Free Kayak and Canoe PlansFree Kayak Plans

Free Walrus Kayak Plans

Free Walrus sea kayak plans.

In 1921, Norman L. Skene surveyed the 1921 Peabody Museum’s Southwest Greenland kayak. Taken by the lines, he drew up plans for a westernized version, which he named Walrus. For the Walrus, he widened the boat to 22 inches, lowered the deadrise and designed a larger cockpit. Construction changed from bent ribs and animal skin to dimensional lumber, truss-like framing and canvas skin. He published the free plans in the June 1923 issue of The Rudder. By the time Skene published the article, many kayaks of his design had already been built. Builders noted that the design was seaworthy and easy to learn to paddle. Recently, George Putz covered building a Walrus is his book, Wood and Canvas Kayak Building.

For these free kayak plans, I decided to stick closely to the original. Despite my personal dislike of the cockpit, I kept it on the drawings. The original deck was relatively flat with two deck beams. I kept the height the same, but used a simple peaked deck. I suspect that with a proper sea kayak cockpit, this would make a nice boat for someone looking for a wide Greenland-like kayak. Personally, I find the 1921 Peabody Museum’s Southwest Greenland kayak more graceful and recommend that kayak over this one.


Length: 17 feet
Beam: 22 inches

Walrus kayak linesplan

Kayak Building Books

Before building a kayak consider purchasing a kayak or canoe building book. These books explain what to do with drawings like those presented here. If you decide to buy one book, buy Nick Schade’s Building Strip-Planked Boats.

Get the Drawing Package

The drawing package includes the full-sized study plan and each station and stem drawn separately on a PDF that prints full sized on ARCH D size paper (nestings). You can cut these out and glue them to plywood to cut full-sized forms. A pdf of the electronic drawing package. is available for this kayak. You can print the file on 24- by 36-inch paper on your own.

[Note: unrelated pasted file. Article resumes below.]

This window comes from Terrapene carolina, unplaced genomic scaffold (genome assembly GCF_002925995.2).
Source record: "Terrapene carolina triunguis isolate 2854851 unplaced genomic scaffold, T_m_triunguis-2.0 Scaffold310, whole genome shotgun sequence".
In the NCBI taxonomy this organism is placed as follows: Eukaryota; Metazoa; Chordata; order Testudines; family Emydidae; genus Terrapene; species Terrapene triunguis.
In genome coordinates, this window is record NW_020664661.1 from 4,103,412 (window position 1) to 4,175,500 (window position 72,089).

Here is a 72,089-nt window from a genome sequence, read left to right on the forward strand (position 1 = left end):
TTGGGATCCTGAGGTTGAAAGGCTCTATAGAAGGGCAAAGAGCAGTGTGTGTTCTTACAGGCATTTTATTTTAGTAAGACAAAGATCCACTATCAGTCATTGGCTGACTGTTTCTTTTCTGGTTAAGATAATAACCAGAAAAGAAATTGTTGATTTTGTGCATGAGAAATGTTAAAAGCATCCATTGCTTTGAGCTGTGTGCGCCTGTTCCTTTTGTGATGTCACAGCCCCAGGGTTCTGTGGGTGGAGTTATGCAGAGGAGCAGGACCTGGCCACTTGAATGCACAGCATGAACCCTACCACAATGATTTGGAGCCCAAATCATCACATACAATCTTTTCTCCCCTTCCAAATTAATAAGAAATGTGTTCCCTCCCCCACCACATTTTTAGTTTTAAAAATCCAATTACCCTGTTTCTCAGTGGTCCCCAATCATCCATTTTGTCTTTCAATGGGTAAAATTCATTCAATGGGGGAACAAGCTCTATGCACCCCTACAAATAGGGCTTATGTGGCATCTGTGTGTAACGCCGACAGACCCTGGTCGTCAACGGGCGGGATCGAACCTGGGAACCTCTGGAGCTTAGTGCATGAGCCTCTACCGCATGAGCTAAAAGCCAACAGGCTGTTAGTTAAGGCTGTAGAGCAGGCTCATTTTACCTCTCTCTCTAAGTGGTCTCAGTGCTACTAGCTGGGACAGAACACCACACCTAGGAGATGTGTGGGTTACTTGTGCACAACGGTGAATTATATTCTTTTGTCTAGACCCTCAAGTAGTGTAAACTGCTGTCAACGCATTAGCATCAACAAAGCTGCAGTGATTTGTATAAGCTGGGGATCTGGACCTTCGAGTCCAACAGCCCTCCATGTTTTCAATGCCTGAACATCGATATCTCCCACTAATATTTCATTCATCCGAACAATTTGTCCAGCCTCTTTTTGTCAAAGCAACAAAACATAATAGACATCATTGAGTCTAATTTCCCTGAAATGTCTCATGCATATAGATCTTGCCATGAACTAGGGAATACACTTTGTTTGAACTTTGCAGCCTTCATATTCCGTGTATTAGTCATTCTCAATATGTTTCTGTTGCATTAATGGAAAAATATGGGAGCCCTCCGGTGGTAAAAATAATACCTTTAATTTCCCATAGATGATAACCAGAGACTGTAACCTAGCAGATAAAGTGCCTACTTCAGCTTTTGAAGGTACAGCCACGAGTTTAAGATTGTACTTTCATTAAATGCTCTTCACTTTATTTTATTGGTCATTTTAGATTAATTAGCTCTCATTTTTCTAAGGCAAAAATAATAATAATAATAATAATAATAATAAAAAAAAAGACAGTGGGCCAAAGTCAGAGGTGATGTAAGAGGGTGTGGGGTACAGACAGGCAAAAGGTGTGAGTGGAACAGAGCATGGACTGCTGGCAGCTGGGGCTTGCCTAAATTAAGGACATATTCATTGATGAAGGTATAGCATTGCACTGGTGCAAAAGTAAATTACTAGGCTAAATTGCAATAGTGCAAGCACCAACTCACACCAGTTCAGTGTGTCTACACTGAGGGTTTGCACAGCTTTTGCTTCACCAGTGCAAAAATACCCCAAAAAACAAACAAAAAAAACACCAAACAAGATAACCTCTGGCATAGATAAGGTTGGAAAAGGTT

Free Kayak Plans Downloads

The free cedar canoe plans come as a pdf (free Adobe Reader required to view) that you can print off at photocopy stores.


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  • Can someone instruct me on how exactly to print the stations to scale? I have access to a poster printer and everything I may need to build this boat, but I have no idea how to turn the PDF plans into individual parts to print.

  • Hi, Thomas,

    I’m not sure I understand what it is that you want to do. To print, you open the pdf in Adobe Reader. Go File -> Print. Select “None” in Page Scaling. Select “Center and Rotate.” Select “Paper size by PDF.” Then hit okay. It should print full-sized.

    After that you need to transfer the patterns to the plywood. I use carbon paper behind the print and draw on the plans to transfer the carbon to the plywood. Then I flip the print and mirror it for the other side. You need to trace each station this way to get all the individual parts.

    Does that answer the question?

  • Okay, I got it printed. Now my question is this: which stations would you recommend for a sof?

  • That’s a tough questions, because I’ve only built one Yost-style skin-on-frame. I’d probably use stations 7 & 10 (or 9 if you want a small cockpit) to form the cockpit area. I’m giving the stations numbers from the stern of the kayak, so 7 is closer to the stern than 10. For the stern, 3 & 5. For the bow, 12 & 14.

  • I had about the same idea. I love the lines of this boat and the fact that I can fit in it. Thanks so much for your help. I will send pictures of the build soon.

  • Can’t wait to see it!

Comments are closed.